- Written by Andrew Binns
Walking one’s dog is a true pleasure, the exercise being as good for the health of the owner as for the dog itself. However, our suburbs can harbour hazards, not least the dogs of others, particularly when unleashed and of an aggressive breed or disposition.
On a recent morning walk my little dog Scruffy, a timid and harmless chap, was attacked unexpectedly by a large dog. He was picked up around the chest wall and shaken in what seemed to be a split second. Whilst I was able to separate them without, mercifully, sustaining injury to myself, Scruffy unfortunately received a serious chest injury.
- Written by David Guest
After the dinner he went around the room and chatted briefly with each table of benefactors. If shaking a man's hand makes him vote for you, John Howard was set to get an entry in the Guinness Book of Records. Unfortunately, just before he got to our table, he was whisked away by his minders. (He had to be up early the next morning for a walk.) ... so near, but yet so far.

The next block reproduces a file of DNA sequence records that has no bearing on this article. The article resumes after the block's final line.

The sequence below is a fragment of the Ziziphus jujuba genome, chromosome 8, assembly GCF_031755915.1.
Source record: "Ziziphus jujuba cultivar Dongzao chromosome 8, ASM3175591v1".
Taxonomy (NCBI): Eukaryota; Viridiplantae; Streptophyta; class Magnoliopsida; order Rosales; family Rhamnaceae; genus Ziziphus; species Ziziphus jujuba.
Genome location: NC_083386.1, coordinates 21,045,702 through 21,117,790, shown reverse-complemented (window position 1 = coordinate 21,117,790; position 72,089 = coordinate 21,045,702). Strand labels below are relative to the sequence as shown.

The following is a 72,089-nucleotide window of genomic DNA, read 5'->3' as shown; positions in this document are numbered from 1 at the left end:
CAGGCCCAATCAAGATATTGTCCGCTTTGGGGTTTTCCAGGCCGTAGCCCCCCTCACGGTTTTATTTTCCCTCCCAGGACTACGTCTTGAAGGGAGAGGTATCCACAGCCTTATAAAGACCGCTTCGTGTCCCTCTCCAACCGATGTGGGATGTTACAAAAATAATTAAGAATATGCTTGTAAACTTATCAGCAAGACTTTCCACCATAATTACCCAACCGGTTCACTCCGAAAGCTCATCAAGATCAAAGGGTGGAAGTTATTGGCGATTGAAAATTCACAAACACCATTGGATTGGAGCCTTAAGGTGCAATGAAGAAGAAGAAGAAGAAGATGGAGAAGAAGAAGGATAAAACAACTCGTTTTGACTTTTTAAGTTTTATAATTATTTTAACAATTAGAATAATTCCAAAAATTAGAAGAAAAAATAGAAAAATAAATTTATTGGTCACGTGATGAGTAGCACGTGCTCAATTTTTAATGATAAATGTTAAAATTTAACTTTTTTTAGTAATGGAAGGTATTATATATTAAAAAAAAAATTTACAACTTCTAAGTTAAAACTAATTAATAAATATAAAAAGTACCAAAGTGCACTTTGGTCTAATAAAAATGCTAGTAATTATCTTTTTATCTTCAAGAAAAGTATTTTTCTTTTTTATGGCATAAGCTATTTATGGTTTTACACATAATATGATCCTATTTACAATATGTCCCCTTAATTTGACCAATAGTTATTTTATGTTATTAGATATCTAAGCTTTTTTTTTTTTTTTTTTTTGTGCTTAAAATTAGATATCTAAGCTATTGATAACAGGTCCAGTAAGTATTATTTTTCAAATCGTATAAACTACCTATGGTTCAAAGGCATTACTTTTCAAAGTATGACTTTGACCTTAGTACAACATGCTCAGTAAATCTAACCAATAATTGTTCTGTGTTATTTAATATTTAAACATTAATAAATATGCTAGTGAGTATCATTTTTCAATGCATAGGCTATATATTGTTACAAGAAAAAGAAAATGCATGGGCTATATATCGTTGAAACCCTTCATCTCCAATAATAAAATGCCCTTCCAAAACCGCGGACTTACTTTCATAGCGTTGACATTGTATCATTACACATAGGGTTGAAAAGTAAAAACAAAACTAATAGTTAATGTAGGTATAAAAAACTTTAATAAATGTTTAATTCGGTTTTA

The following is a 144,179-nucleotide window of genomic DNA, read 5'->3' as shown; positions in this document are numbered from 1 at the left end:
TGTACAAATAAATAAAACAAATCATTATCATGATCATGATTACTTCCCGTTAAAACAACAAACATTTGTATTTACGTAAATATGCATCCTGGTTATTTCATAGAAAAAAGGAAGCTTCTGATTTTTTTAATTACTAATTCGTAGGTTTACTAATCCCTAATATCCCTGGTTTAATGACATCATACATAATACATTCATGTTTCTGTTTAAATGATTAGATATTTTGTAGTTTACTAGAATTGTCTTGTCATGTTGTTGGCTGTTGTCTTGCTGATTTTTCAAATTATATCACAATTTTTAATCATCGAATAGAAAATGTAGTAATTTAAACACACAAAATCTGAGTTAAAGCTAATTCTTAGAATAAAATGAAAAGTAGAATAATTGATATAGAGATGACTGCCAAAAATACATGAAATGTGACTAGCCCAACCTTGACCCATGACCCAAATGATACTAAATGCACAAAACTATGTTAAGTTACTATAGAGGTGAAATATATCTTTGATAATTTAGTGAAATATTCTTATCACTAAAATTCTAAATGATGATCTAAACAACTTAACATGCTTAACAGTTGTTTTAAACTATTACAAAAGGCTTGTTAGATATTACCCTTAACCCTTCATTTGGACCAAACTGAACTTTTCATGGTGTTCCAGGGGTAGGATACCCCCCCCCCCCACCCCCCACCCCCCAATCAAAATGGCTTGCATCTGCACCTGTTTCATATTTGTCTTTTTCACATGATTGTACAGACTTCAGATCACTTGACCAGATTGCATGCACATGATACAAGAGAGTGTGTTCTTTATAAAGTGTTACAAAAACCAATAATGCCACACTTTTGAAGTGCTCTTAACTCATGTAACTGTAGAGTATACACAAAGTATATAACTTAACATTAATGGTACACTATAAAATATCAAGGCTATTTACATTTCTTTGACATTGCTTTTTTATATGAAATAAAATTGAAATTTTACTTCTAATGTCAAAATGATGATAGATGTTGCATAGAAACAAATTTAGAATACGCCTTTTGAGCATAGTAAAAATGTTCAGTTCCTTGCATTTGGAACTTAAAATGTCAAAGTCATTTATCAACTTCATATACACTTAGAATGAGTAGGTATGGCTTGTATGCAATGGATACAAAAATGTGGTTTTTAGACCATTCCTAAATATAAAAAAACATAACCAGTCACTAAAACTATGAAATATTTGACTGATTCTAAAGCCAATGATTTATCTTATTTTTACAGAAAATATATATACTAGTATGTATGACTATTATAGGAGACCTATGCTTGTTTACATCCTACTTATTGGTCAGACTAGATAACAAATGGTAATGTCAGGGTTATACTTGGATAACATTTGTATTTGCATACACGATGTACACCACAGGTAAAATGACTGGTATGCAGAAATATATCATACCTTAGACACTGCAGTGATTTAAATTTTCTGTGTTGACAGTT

- Written by a North Coast GP
In the Northern Rivers the mention of vaccination evokes images not of children protected from serious diseases but of conflict. Recently the anti-vaccination forces have over-played their hand and fostered a backlash from medical bodies, government and the broader public. However, vaccine refusers – self-styled ‘conscientious objectors’ – continue to peddle alarmism on the internet, as a local GP laments...
I have had a most enjoyable medical career and seen so many marvellous changes in the way we treat and manage our patients. I still have clear memories of a close relative who caught polio as a teenager, and of the enormous impact that this had on her life, and still does. Yet today one of her grandchildren has not been vaccinated because the child’s parents are worried about all vaccines.